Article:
Tag Archives: music

Piping in D-Day

Bill Millin, piper at the D-Day landings, died on August 17th, aged 88

ANY reasonable observer might have thought Bill Millin was unarmed as he jumped off the landing ramp at Sword Beach, in Normandy, on June 6th 1944. Unlike his colleagues, the pale 21-year-old held no rifle in his hands. Of course, in full Highland rig as he was, he had his trusty skean dhu, his little dirk, tucked in his right sock. But that was soon under three feet of water as he waded ashore, a weary soldier still smelling his own vomit from a night in a close boat on a choppy sea, and whose kilt in the freezing water was floating prettily round him like a ballerina’s skirt.

But Mr Millin was not unarmed; far from it. He held his pipes, high over his head at first to keep them from the wet (for while whisky was said to be good for the bag, salt water wasn’t), then cradled in his arms to play. And bagpipes, by long tradition, counted as instruments of war. An English judge had said so after the Scots’ great defeat at Culloden in 1746; a piper was a fighter like the rest, and his music was his weapon.

Fabhalscéal as Gaeilge/A fable in Irish

Our assignment for today was to write a fable as Gaeilge. I cannot come up with any kind of original story even in English. However, one of the vocabulary suggestions reminded me of an Eric Bogle song. I thought the secret for success in mathematics should also work in Irish.


Bhí cat duine éigin ar thaobh an bhótair. Bhí an cat marbh agus an-plánach. Ní chuimhin sé na dlíthe bóthair mór. Is cat duine ar bith é anois.

Ná conspóid le trucail. Tá an trucail cinnte a bhuachan.

Somebody’s cat was by the side of the road. The cat was dead and very flat. He did not remember the laws of the highway. He is nobody’s cat now.

Don’t argue with a truck. The truck is sure to win.

This is obviously much shorter than the song, and the vocabulary is fairly basic. “Decapitating Tweety-birds and masticating mice” will have to wait.

Fabhalscéal as Gaeilge/A fable in Irish

Our assignment for today was to write a fable as Gaeilge. I cannot come up with any kind of original story even in English. However, one of the vocabulary suggestions reminded me of an Eric Bogle song. I thought the secret for success in mathematics should also work in Irish.


Bhí cat duine éigin ar thaobh an bhótair. Bhí an cat marbh agus an-plánach. Ní chuimhin sé na dlíthe bóthair mór. Is cat duine ar bith é anois.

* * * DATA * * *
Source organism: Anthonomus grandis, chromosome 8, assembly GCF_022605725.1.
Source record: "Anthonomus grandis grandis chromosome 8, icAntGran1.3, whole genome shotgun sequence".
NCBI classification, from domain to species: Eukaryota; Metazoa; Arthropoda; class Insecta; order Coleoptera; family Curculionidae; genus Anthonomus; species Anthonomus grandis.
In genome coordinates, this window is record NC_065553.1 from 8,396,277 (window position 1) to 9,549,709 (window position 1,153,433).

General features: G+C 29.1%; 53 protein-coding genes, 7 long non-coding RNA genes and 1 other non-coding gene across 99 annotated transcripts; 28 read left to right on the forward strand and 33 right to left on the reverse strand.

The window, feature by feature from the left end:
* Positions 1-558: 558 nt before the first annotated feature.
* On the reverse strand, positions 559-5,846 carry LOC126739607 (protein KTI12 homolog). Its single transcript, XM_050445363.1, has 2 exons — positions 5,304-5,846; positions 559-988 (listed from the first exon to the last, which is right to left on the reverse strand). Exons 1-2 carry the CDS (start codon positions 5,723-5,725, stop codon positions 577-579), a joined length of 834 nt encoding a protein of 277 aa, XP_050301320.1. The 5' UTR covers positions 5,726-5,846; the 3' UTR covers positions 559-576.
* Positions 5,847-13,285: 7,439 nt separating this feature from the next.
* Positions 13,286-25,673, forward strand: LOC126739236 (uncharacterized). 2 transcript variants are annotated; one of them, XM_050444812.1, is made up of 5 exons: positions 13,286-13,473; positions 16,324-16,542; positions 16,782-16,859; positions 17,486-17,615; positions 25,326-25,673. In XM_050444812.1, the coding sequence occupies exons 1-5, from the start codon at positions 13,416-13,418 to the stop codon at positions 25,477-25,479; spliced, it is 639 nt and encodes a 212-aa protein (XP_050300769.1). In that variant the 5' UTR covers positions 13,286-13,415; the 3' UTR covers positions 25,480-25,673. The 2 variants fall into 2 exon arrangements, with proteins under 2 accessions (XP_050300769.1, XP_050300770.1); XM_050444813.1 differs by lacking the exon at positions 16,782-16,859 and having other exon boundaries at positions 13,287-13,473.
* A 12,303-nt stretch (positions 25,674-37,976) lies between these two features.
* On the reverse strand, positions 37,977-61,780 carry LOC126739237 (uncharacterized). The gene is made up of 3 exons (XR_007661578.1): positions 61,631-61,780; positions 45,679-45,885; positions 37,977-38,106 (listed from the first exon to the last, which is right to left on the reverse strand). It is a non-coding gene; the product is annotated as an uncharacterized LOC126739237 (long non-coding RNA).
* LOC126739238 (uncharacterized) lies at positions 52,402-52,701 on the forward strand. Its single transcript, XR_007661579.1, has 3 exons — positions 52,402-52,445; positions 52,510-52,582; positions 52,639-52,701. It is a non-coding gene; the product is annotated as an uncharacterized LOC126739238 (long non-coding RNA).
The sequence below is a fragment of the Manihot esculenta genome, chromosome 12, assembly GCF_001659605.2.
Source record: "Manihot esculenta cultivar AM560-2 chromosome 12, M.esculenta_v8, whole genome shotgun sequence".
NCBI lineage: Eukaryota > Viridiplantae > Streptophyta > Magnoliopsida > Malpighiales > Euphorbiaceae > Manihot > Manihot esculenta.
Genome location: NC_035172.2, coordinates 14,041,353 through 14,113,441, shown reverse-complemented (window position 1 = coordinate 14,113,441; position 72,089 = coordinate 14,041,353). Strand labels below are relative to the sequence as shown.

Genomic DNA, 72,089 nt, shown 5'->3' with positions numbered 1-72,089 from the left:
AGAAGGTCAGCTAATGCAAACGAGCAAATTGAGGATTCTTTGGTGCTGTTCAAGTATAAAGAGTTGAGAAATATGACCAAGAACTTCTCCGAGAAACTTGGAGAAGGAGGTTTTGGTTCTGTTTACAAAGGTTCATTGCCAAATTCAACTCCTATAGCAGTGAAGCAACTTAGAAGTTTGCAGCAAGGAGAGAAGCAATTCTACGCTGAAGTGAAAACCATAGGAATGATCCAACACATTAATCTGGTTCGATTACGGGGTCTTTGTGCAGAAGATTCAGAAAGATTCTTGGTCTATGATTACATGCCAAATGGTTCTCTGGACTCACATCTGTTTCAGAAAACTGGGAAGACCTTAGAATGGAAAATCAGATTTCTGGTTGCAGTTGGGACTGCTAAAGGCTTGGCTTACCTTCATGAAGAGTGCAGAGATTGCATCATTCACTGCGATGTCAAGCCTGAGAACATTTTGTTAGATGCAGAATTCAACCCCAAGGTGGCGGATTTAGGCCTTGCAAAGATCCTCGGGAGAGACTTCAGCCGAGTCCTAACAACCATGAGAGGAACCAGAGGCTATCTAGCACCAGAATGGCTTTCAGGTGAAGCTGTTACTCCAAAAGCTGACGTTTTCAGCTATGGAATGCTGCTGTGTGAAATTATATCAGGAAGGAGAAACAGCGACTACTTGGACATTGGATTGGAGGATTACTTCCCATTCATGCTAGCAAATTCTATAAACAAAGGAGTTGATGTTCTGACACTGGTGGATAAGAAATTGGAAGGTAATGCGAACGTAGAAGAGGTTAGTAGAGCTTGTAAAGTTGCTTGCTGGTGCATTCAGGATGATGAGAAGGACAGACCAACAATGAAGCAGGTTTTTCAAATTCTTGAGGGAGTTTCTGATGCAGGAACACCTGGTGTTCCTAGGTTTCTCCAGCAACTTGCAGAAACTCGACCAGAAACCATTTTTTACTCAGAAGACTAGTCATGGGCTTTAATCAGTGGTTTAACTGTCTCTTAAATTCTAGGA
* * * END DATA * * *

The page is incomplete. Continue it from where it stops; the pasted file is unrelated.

Ná conspóid le trucail. Tá an trucail cinnte a bhuachan.

Somebody’s cat was by the side of the road. The cat was dead and very flat. He did not remember the laws of the highway. He is nobody’s cat now.

Don’t argue with a truck. The truck is sure to win.

This is obviously much shorter than the song, and the vocabulary is fairly basic. “Decapitating Tweety-birds and masticating mice” will have to wait.

Norm Pellegrini, R.I.P.

mia_mcdavid is in Chicagoland this weekend, and called me with the news.

Norman Pellegrini: In Memoriam
The Last Great Oak Falls – Norm Pellegrini is dead

My family moved to Chicago in 1957, when I was 6 years old. I lived there and considered it home until mia_mcdavid and I moved to Minnesota in 1998. Throughout those 41 years WFMT, the Midnight Special and Norm Pellegrini were an important part of my life.

Irish Class–Monday Night, March 2, 2009

Irish Class, March 2, 2009

Rang Gaeilge, 2ú lá mí Márta 2009

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Fadas: áéíóúÁÉÍÓÚ

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Am coigilte sholas na lae an 8ú lá Márta.
Daylight Savings Time on March 8.

Am time m3
coigilt saving f2 /keg’il’tə/ (Wes), /kog’əl’t’/ (FP)
solas light m1

Wes suggested that we look at Raidió Rí-Rá. The site
has some Irish text with sound files of it being read aloud by native speakers.

The plan to have our March 16 class at Merlins Rest is still
on. Wes and Mary are thinking about some exercise involving numbers. Open Mic there starts at 8PM.
This could be either a challenge or an opportunity :-)>

Listening exercise

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Spring is coming!

It was actually just above freezing in downtown Minneapolis today, and I varied my skyway walk by going outside for a few blocks (without a coat). On Nicollet Mall I saw someone casting breadcrumbs on the sidewalk for the birds, and I felt the urge to burst into song (Lyrics here).

Of course, it is all a snare and a delusion. This is Minnesota. On the way home I heard a weather forecast for 6-7 inches of snow on Thursday.